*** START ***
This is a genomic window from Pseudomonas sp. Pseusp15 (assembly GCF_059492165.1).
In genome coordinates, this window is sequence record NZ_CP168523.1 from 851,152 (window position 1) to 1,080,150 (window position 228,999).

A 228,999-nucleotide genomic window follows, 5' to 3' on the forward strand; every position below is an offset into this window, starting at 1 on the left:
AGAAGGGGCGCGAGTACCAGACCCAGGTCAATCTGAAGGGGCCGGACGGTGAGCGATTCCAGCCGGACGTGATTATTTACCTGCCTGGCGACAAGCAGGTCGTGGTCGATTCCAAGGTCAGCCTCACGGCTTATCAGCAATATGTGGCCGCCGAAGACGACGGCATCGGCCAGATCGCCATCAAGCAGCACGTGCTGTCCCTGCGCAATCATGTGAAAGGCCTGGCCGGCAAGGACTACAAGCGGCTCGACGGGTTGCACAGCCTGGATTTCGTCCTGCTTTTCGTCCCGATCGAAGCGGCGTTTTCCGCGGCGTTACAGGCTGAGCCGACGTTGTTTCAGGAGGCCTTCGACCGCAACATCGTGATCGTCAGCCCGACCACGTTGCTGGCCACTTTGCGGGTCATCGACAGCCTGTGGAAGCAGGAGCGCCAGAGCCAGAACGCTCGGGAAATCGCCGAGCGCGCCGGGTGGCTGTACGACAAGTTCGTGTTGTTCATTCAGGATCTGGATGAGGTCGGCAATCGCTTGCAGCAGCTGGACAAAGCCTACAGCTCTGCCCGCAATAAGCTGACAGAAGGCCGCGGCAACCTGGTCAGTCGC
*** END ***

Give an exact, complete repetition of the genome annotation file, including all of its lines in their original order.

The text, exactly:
This is a genomic window from Pseudomonas sp. Pseusp15 (assembly GCF_059492165.1).
In genome coordinates, this window is sequence record NZ_CP168523.1 from 851,152 (window position 1) to 1,080,150 (window position 228,999).

A 228,999-nucleotide genomic window follows, 5' to 3' on the forward strand; every position below is an offset into this window, starting at 1 on the left:
AGAAGGGGCGCGAGTACCAGACCCAGGTCAATCTGAAGGGGCCGGACGGTGAGCGATTCCAGCCGGACGTGATTATTTACCTGCCTGGCGACAAGCAGGTCGTGGTCGATTCCAAGGTCAGCCTCACGGCTTATCAGCAATATGTGGCCGCCGAAGACGACGGCATCGGCCAGATCGCCATCAAGCAGCACGTGCTGTCCCTGCGCAATCATGTGAAAGGCCTGGCCGGCAAGGACTACAAGCGGCTCGACGGGTTGCACAGCCTGGATTTCGTCCTGCTTTTCGTCCCGATCGAAGCGGCGTTTTCCGCGGCGTTACAGGCTGAGCCGACGTTGTTTCAGGAGGCCTTCGACCGCAACATCGTGATCGTCAGCCCGACCACGTTGCTGGCCACTTTGCGGGTCATCGACAGCCTGTGGAAGCAGGAGCGCCAGAGCCAGAACGCTCGGGAAATCGCCGAGCGCGCCGGGTGGCTGTACGACAAGTTCGTGTTGTTCATTCAGGATCTGGATGAGGTCGGCAATCGCTTGCAGCAGCTGGACAAAGCCTACAGCTCTGCCCGCAATAAGCTGACAGAAGGCCGCGGCAACCTGGTCAGTCGC